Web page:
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Can TNT’s ‘Dallas’ Succeed Without Larry Hagman?

By Brett Gold – Feb 24, 2014 at 8:44AM

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TNT's 'Dallas' reboot is set to return on Monday night for its third season, but with the death of Larry Hagman, many are wondering if it will still be popular with audiences.

The cast of 'Dallas.' (Credit: TNT)

Dallas remains one of TV's most iconic shows, thanks in large part to its impact on pop culture. The drama perfected the TV cliffhanger and introduced arguably TV's biggest villain, both of whose success is credited to the late Larry Hagman. While TNT's (a subsidiary of Time Warner (TWX)) version of Dallas (which returns tonight) marched on in the wake of Hagman's passing, many are curious if they can keep it up for another season.

Generation gap

TNT's Dallas works because unlike other reboots, it didn't completely ignore the past; instead it embraced it. The addition of previous cast members such as Hagman, Patrick Duffy, and Linda Gray made it a hit and helped cross the bridge between generations of TV viewers. The show was at times a nostalgic blast that netted solid ratings.

In addition to the established talent, producers also added in Josh Henderson, Jesse Metcalfe, Jordana Brewster, and Julie Gonzalo as the next wave of characters set to inhabit the legendary Southfork Ranch. The quartet quickly proved they were up to the challenge and the notorious rivalries the original version was known for were fired up again and in grand fashion.

The new generation of 'Dallas.' (Credit: TNT)


The celebration quickly turned to grief though as prior to the launch of the second season, Larry Hagman passed away from cancer. Audiences mourned along with the cast and crew as they came to terms with the death of one of TV's most charismatic performers. With the permission of Hagman's family and longtime friend and co-star Patrick Duffy, the show decided to carry on in the actor's memory. The series reintroduced the famed "Who Shot J.R.?" storyline and used it to give Hagman the sendoff he deserved.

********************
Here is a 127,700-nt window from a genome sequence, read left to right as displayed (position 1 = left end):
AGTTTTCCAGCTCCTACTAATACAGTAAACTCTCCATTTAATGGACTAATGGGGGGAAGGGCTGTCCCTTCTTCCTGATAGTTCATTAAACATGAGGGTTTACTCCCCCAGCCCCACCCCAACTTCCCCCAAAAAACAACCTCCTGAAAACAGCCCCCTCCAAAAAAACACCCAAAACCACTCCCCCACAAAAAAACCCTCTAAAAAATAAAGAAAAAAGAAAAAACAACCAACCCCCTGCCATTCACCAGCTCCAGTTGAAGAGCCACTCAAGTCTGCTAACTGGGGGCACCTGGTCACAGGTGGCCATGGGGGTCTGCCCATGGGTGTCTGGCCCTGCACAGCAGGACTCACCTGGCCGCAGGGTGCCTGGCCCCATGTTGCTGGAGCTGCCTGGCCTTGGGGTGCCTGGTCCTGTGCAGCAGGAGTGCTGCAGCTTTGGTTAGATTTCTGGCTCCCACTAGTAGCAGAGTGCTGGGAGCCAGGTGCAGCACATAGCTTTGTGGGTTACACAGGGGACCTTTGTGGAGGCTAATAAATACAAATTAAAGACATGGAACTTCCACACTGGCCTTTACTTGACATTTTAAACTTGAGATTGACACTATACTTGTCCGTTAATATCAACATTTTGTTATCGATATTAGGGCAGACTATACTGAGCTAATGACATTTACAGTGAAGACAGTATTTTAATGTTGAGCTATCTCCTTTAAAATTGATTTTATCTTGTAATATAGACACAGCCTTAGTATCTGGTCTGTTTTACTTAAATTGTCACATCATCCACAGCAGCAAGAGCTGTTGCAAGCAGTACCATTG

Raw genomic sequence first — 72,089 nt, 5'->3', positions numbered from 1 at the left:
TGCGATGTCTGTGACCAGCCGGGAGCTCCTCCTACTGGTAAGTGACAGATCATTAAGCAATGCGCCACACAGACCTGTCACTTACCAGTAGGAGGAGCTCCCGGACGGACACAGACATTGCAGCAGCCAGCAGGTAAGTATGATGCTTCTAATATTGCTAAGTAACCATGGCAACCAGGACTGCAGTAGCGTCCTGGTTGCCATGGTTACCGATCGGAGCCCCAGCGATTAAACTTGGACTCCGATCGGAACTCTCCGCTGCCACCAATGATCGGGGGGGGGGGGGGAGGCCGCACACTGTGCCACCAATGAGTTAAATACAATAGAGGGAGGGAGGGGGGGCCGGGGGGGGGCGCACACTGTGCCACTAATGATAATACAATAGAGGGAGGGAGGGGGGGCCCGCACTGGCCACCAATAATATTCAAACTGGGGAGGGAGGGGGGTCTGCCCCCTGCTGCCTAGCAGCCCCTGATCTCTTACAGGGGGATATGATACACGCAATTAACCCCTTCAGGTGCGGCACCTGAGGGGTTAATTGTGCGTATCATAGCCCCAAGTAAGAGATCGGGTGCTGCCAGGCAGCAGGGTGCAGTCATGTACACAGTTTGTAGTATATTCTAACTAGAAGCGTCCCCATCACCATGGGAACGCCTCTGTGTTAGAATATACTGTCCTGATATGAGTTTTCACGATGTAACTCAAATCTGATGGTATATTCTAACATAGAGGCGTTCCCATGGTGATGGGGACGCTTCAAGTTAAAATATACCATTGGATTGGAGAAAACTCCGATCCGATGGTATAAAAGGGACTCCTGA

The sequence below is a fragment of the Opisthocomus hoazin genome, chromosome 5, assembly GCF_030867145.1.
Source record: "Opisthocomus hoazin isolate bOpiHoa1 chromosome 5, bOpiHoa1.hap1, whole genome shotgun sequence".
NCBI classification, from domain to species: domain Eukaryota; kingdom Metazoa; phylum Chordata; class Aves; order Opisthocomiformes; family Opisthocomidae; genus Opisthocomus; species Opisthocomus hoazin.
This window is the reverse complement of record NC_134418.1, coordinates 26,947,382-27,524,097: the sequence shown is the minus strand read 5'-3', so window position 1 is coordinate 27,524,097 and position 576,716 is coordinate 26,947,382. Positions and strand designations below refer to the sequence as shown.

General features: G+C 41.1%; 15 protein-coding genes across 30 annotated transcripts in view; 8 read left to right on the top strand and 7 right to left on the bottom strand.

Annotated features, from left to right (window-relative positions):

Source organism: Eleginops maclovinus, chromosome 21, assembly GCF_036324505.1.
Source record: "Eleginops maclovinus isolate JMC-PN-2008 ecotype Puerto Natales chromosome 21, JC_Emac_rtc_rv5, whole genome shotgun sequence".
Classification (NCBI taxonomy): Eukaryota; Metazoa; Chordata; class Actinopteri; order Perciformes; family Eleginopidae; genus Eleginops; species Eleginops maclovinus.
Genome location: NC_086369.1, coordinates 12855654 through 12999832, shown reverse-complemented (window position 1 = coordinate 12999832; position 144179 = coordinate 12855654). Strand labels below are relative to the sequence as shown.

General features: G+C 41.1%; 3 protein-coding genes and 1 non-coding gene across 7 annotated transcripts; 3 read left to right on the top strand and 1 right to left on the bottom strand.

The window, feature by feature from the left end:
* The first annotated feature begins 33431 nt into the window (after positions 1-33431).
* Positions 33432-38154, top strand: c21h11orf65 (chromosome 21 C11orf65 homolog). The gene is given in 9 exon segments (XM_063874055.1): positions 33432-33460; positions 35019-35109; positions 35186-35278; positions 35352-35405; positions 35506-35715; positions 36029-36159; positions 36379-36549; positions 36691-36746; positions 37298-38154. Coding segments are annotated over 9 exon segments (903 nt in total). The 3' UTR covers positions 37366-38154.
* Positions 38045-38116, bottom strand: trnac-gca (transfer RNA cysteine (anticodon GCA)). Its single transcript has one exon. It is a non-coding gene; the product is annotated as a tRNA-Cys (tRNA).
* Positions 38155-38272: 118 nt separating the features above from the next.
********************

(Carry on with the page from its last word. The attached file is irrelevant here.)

Now with the "Who Killed J.R.?" angle over, the focus moves onto season 3 where audiences will have to decide if they are still interested in a Dallas without J.R. Ewing. Hagman's larger than life personality is still a major factor -- on-set his name remains number one on the call-sheet and on-air his legacy still carries the same swagger he was known for his entire life. Producers have also assured viewers that while Hagman may be gone, J.R. will still have a strong presence in the show's plot, even if largely in memory.

The future

TNT's decision to renew the show for this third season wasn't an easy one, but it was the right one. It should be up to the audience whether they want to stick with the series. Dallas executive producer Cynthia Cidre and her team have crafted a new group of storylines that inhabit the same feisty and soapy spirit that made the show a long-running hit in the first place. If they can keep it up and continue to draw viewers, it makes it more likely TNT will have the ammo it needs to justify a fourth season.

However TNT's also knows right now it can afford to gamble on Dallas. The nostalgia factor is still in play, and quite frankly it has the timeslot to spare. That won't be the case for long -- TNT has two very strong "event series" type dramas prepping for a summer 2014 bow and if Dallas struggles, it'll likely be the odd show out.

This summer TNT will premiere The Last Ship starring Eric Dane (Grey's Anatomy), Rhona Mitra (Boston Legal), and Adam Baldwin (Chuck), and Legends headlined by Game of Thrones' Sean Bean. Both series have been in the works since early 2013 and are very much in line with where the network is looking to go with its original programming.

While legal procedurals like Major Crimes and Rizzoli & Isles are still on the roster, larger-scale, bigger-budget series like Falling Skies are the new push and that will continue into pilot season where the action series Agent X, starring Sharon Stone, is seeing major buzz.

Cable TV no longer holds the monopoly on off-peak programming as the broadcast networks are beginning to realize the appeal of year-round scheduling. As a result something's eventually got to give, but it remains to be seen if that something will be Dallas.

Brett Gold has no position in any stocks mentioned. The Motley Fool has no position in any of the stocks mentioned. We Fools may not all hold the same opinions, but we all believe that considering a diverse range of insights makes us better investors. The Motley Fool has a disclosure policy.

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